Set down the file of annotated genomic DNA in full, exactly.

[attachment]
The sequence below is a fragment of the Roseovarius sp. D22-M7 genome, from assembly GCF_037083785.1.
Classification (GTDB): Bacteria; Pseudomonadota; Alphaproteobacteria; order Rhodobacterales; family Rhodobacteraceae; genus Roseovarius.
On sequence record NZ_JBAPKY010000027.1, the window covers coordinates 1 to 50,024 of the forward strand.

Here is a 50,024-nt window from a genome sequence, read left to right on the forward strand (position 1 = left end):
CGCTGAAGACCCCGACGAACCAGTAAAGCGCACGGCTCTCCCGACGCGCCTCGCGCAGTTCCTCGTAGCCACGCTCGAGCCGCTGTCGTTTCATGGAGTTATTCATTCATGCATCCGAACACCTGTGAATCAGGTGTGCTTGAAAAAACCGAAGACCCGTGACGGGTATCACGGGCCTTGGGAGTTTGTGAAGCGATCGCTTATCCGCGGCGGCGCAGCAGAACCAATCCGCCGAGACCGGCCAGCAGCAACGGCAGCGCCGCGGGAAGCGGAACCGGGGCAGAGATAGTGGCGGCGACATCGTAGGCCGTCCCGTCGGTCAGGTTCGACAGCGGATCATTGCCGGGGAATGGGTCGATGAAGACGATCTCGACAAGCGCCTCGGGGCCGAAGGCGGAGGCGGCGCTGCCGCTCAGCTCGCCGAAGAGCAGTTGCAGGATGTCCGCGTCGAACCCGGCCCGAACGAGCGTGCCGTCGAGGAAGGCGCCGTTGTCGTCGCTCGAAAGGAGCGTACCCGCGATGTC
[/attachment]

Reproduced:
The sequence below is a fragment of the Roseovarius sp. D22-M7 genome, from assembly GCF_037083785.1.
Classification (GTDB): Bacteria; Pseudomonadota; Alphaproteobacteria; order Rhodobacterales; family Rhodobacteraceae; genus Roseovarius.
On sequence record NZ_JBAPKY010000027.1, the window covers coordinates 1 to 50,024 of the forward strand.

Here is a 50,024-nt window from a genome sequence, read left to right on the forward strand (position 1 = left end):
CGCTGAAGACCCCGACGAACCAGTAAAGCGCACGGCTCTCCCGACGCGCCTCGCGCAGTTCCTCGTAGCCACGCTCGAGCCGCTGTCGTTTCATGGAGTTATTCATTCATGCATCCGAACACCTGTGAATCAGGTGTGCTTGAAAAAACCGAAGACCCGTGACGGGTATCACGGGCCTTGGGAGTTTGTGAAGCGATCGCTTATCCGCGGCGGCGCAGCAGAACCAATCCGCCGAGACCGGCCAGCAGCAACGGCAGCGCCGCGGGAAGCGGAACCGGGGCAGAGATAGTGGCGGCGACATCGTAGGCCGTCCCGTCGGTCAGGTTCGACAGCGGATCATTGCCGGGGAATGGGTCGATGAAGACGATCTCGACAAGCGCCTCGGGGCCGAAGGCGGAGGCGGCGCTGCCGCTCAGCTCGCCGAAGAGCAGTTGCAGGATGTCCGCGTCGAACCCGGCCCGAACGAGCGTGCCGTCGAGGAAGGCGCCGTTGTCGTCGCTCGAAAGGAGCGTACCCGCGATGTC